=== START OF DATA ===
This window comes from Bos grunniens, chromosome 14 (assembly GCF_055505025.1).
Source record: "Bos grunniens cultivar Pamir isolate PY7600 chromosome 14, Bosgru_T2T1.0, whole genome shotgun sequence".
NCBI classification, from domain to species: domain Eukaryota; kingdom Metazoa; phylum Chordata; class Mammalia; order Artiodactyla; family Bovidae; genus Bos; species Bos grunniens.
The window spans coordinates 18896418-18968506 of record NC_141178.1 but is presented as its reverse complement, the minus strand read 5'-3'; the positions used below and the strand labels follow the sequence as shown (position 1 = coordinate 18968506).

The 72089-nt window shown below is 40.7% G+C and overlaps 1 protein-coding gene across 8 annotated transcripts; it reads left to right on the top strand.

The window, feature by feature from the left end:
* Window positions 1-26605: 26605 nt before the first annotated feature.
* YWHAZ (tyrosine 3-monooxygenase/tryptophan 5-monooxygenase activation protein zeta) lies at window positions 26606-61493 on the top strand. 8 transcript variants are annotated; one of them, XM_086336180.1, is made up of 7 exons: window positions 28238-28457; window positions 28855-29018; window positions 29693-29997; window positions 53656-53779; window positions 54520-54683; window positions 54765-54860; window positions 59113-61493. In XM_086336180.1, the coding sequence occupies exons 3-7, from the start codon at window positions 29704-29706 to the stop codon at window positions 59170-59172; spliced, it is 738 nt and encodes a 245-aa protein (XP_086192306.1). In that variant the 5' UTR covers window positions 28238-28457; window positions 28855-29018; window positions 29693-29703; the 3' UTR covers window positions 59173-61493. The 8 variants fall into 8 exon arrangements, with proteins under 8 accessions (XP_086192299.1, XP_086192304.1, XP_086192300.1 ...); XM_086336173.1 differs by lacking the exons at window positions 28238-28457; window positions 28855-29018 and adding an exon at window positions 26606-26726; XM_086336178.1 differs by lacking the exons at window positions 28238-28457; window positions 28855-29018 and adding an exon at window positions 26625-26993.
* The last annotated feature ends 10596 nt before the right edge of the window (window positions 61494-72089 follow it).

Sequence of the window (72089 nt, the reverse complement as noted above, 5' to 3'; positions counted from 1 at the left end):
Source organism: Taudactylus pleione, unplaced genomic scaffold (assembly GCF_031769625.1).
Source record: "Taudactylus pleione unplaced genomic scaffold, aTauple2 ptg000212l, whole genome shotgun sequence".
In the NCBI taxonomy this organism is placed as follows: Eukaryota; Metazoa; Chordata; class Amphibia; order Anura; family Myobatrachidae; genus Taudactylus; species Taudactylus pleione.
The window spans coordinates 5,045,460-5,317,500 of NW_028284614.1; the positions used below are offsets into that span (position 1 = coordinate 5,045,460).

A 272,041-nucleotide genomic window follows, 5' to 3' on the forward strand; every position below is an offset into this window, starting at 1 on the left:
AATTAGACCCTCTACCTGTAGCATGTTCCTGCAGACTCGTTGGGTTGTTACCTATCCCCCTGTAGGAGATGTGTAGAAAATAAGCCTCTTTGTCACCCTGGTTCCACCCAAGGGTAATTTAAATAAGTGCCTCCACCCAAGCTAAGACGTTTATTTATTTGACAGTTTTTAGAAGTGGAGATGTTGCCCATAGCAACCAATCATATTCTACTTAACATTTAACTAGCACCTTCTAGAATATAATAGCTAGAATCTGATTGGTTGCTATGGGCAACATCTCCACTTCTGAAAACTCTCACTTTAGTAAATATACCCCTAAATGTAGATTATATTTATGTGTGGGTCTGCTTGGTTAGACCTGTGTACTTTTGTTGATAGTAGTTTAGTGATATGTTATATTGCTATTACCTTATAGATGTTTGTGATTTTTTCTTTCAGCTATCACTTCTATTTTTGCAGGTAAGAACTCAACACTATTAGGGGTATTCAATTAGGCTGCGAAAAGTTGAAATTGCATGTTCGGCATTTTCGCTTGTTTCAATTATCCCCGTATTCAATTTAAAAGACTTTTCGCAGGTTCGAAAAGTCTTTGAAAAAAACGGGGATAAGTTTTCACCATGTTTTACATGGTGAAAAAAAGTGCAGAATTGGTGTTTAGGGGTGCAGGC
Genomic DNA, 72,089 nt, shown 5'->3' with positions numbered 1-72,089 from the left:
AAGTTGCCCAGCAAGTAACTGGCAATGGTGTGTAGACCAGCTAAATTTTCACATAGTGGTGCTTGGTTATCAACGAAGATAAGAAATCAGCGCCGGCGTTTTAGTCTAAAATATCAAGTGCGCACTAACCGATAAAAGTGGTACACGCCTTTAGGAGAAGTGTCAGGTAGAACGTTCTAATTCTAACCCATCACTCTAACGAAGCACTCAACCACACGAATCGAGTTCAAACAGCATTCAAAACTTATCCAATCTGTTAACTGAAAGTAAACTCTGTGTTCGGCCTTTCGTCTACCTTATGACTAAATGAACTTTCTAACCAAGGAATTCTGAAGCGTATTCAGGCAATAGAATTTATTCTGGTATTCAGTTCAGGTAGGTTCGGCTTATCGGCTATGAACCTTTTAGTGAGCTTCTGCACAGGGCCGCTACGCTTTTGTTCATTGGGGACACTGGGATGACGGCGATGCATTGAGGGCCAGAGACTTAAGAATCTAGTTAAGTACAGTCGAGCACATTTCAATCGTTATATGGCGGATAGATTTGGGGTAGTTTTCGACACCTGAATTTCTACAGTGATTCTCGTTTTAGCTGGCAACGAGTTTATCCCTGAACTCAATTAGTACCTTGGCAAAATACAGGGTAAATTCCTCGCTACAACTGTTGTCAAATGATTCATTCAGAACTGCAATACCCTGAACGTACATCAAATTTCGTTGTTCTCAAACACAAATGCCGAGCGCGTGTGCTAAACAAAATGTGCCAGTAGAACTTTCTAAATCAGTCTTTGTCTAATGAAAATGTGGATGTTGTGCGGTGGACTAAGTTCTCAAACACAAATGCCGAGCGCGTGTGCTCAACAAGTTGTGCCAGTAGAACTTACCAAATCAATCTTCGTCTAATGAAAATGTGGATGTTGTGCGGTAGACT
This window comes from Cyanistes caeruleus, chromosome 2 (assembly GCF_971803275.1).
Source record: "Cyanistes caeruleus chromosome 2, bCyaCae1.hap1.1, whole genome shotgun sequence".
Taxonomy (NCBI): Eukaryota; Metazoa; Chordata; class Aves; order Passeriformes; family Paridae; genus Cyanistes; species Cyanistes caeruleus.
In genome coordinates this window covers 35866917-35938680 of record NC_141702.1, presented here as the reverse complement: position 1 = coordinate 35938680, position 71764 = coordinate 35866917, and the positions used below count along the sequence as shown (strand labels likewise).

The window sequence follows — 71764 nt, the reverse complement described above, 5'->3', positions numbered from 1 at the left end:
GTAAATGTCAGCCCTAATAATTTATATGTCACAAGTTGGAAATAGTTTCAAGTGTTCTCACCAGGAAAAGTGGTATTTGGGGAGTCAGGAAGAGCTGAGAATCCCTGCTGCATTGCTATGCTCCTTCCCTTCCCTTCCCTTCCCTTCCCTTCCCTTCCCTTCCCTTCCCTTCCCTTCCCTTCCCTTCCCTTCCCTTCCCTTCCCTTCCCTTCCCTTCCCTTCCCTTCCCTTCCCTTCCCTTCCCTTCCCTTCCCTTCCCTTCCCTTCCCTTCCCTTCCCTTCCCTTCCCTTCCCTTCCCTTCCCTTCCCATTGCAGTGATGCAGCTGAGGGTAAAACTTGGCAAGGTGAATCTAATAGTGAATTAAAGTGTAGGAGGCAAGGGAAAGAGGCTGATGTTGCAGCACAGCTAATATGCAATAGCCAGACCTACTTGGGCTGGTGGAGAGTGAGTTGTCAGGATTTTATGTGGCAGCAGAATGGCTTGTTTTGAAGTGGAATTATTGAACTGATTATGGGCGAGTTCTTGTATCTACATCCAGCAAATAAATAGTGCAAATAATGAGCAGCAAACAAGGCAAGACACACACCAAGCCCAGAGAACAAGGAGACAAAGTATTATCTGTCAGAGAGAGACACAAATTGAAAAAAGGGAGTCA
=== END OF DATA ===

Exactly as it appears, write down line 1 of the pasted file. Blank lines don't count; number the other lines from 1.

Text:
This window comes from Bos grunniens, chromosome 14 (assembly GCF_055505025.1).